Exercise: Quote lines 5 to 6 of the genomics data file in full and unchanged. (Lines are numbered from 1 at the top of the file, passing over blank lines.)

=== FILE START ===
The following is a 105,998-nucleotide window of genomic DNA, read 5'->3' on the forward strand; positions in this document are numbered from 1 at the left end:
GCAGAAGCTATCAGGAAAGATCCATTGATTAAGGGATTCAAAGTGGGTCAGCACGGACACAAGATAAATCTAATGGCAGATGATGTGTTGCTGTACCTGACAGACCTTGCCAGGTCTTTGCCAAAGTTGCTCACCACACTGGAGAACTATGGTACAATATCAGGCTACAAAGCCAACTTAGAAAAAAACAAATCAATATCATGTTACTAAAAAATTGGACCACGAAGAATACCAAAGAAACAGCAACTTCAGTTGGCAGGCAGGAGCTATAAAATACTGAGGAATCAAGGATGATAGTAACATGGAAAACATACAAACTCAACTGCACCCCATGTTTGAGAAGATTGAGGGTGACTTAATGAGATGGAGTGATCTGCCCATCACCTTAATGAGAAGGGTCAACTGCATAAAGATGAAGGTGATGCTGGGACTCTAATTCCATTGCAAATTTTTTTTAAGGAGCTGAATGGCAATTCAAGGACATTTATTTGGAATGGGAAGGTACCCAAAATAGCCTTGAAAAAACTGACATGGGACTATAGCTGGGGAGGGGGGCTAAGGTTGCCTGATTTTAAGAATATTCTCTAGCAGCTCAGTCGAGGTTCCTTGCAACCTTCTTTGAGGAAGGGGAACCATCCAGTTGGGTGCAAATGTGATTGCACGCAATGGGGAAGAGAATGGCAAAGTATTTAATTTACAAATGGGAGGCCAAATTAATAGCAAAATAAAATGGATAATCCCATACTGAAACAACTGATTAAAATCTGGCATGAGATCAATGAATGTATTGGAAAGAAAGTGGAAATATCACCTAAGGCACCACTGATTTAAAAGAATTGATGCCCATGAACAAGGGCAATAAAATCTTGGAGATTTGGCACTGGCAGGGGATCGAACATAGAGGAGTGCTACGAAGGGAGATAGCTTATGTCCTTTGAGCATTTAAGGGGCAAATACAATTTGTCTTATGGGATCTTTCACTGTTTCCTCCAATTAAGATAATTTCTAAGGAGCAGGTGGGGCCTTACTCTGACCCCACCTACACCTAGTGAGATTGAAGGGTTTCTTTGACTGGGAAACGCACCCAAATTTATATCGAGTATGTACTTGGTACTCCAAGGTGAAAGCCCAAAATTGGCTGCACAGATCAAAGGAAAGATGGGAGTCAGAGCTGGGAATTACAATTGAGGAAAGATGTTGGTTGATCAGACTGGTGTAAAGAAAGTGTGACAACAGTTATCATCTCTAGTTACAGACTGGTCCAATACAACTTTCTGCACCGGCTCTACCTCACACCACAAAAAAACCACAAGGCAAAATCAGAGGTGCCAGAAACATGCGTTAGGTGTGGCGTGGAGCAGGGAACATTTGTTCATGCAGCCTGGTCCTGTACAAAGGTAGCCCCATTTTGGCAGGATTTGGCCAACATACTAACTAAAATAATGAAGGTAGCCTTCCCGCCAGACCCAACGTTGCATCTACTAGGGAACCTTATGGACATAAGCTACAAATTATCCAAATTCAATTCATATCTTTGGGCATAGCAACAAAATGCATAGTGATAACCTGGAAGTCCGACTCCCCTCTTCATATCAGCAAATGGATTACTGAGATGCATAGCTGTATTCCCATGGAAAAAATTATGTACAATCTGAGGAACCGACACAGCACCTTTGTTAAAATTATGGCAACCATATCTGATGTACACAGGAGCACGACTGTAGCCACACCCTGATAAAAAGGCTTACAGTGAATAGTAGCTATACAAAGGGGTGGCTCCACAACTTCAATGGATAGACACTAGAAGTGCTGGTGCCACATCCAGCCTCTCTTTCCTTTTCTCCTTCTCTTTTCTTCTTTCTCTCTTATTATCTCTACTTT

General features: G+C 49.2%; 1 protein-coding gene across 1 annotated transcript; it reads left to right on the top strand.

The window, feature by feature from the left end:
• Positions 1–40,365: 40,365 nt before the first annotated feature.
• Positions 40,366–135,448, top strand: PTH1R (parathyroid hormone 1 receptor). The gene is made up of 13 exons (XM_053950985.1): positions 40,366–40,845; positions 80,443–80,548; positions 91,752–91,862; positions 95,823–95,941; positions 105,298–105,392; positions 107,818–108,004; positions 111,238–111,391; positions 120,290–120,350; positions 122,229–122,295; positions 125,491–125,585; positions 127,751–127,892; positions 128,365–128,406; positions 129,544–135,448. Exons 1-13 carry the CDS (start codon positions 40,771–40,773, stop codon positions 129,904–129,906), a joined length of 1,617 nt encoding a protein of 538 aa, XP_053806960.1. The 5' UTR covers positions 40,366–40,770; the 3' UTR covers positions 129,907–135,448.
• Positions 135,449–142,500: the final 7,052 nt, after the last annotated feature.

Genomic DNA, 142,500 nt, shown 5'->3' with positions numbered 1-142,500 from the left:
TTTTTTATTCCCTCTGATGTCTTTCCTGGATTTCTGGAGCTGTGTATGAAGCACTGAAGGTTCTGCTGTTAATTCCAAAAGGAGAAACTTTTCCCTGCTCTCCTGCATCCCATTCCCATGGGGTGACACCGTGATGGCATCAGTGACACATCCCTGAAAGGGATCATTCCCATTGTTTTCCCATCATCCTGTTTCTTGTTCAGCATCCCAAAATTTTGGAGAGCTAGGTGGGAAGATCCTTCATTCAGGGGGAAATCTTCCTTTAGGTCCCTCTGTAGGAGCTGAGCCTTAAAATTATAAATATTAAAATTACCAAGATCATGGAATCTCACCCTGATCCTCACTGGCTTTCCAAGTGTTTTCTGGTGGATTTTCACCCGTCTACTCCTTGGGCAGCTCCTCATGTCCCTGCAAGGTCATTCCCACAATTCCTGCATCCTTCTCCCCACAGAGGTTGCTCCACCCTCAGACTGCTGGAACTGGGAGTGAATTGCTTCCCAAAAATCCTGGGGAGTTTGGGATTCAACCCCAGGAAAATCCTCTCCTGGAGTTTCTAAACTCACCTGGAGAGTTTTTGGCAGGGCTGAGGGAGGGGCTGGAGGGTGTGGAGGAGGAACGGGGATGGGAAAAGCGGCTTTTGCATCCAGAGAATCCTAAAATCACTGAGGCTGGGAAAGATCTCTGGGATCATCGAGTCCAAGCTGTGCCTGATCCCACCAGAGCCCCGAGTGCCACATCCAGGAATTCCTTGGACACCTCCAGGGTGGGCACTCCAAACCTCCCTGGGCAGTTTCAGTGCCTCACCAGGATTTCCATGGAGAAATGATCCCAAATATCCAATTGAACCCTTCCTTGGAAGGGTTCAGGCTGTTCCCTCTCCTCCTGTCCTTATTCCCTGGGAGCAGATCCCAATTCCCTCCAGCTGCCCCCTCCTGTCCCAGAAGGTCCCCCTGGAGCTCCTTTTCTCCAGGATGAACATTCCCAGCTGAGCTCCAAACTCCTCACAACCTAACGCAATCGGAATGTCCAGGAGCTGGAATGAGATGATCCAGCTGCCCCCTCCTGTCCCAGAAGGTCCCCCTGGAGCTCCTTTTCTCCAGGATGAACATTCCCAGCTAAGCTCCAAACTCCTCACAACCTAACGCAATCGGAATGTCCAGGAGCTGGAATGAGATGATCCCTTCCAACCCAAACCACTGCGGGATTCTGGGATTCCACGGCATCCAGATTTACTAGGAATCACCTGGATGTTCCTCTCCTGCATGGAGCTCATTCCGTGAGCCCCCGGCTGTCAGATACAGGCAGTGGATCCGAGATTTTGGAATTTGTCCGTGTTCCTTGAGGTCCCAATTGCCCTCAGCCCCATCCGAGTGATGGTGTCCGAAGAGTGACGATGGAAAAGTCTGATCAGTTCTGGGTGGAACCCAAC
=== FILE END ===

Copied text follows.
• Positions 1–40,365: 40,365 nt before the first annotated feature.
• Positions 40,366–135,448, top strand: PTH1R (parathyroid hormone 1 receptor). The gene is made up of 13 exons (XM_053950985.1): positions 40,366–40,845; positions 80,443–80,548; positions 91,752–91,862; positions 95,823–95,941; positions 105,298–105,392; positions 107,818–108,004; positions 111,238–111,391; positions 120,290–120,350; positions 122,229–122,295; positions 125,491–125,585; positions 127,751–127,892; positions 128,365–128,406; positions 129,544–135,448. Exons 1-13 carry the CDS (start codon positions 40,771–40,773, stop codon positions 129,904–129,906), a joined length of 1,617 nt encoding a protein of 538 aa, XP_053806960.1. The 5' UTR covers positions 40,366–40,770; the 3' UTR covers positions 129,907–135,448.